Now, I’m not suggesting you start to mindlessly count all of your contacts in your management system, instead taking inventory of your network requires some other factors that tell you if your relationships are in tiptop shape. And now, it’s probably one of the most productive things you can do in order to You won’t need to count stacks of t-shirts or write down how many pairs of pants you have in this exercise, but here are the 5 ways to take inventory of your network.
5 Ways to Take Inventory of Your Network
Over the last year we’ve held many webinars and office hours to make sure we are giving you all the content you need to build better relationships. And because we’ve found that these webinars work for you all, we’re about to bring you even more for the rest of 2015. From Real Estate specific webinars to webinars that can help you drive more referrals, we’ve got what you need and the best content you can soak up in the hour timespan that the webinar occurs.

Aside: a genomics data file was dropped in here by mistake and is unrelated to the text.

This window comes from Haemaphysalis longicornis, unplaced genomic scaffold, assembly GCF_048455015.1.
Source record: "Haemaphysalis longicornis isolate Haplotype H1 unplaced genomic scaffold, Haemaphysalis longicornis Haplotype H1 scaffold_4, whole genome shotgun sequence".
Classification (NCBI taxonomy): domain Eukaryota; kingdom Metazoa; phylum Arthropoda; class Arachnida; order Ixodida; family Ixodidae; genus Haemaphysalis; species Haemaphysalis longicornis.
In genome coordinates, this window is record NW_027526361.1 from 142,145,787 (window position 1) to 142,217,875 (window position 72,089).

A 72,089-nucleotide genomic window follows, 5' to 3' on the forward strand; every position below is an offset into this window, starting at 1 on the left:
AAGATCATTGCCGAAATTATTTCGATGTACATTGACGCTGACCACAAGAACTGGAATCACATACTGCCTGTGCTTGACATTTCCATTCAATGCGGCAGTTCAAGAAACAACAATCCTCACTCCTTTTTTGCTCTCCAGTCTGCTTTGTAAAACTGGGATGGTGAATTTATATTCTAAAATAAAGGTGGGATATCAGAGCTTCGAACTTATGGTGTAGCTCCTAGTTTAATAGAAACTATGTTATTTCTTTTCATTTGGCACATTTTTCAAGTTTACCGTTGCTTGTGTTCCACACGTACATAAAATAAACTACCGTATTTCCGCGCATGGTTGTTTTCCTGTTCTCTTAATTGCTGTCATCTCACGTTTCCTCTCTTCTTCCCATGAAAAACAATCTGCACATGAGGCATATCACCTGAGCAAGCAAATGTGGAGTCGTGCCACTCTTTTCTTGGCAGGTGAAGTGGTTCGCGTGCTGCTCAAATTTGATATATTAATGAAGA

Check out what we have below and you can find all of our webinar recordings here on our training site.
Here’s what’s coming up for Contactually webinars:
Does your disorganized contact list make you feel overwhelmed and disoriented? Don’t know where to find a specific contact, or who that random email is in your contact book? Do you feel like those people at the beginning of infomercials who could really have their life improved with a simple change?
If this sounds like you and your contact list, then you need a new organization method to help manage your contacts.